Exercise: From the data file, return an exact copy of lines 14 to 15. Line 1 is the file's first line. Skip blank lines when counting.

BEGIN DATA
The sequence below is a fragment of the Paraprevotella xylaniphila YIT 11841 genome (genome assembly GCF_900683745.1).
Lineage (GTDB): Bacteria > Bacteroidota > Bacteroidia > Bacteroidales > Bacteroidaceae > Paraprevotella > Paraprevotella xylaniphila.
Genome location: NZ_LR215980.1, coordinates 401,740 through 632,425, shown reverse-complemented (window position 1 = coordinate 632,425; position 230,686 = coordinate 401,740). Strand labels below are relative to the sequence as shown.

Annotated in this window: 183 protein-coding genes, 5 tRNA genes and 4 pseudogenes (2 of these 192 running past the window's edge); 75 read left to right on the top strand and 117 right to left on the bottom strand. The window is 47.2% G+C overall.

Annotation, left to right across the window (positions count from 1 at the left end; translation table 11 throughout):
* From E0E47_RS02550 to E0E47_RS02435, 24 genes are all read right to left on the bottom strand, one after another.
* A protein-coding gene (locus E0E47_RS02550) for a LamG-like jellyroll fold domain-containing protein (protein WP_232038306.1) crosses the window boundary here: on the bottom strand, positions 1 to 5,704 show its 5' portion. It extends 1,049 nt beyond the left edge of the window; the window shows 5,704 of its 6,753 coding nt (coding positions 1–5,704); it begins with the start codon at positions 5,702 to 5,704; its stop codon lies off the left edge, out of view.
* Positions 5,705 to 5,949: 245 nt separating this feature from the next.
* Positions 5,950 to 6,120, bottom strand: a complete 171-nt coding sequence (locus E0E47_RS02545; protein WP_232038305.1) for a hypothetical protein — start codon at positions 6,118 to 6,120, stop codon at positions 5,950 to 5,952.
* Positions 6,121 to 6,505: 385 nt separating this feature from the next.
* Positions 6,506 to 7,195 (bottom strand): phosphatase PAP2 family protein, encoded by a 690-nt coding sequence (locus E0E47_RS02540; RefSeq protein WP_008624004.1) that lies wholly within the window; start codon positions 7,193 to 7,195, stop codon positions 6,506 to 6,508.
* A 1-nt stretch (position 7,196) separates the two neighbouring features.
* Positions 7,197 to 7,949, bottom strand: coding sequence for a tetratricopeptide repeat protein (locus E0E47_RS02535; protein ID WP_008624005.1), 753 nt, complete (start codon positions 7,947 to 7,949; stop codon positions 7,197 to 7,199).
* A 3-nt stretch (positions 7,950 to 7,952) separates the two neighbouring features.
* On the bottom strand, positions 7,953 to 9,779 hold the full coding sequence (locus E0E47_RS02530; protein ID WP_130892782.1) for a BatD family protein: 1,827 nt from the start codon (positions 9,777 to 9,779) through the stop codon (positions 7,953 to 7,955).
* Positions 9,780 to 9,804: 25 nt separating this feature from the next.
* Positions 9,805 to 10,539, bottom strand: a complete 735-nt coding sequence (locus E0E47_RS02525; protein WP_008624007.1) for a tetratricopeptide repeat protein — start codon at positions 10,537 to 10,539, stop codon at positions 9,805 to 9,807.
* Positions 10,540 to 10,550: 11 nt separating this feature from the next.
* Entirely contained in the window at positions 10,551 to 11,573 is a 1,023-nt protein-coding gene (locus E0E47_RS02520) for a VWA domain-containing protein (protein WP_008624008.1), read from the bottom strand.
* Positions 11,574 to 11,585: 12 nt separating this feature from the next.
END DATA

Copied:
* A 3-nt stretch (positions 7,950 to 7,952) separates the two neighbouring features.
* On the bottom strand, positions 7,953 to 9,779 hold the full coding sequence (locus E0E47_RS02530; protein ID WP_130892782.1) for a BatD family protein: 1,827 nt from the start codon (positions 9,777 to 9,779) through the stop codon (positions 7,953 to 7,955).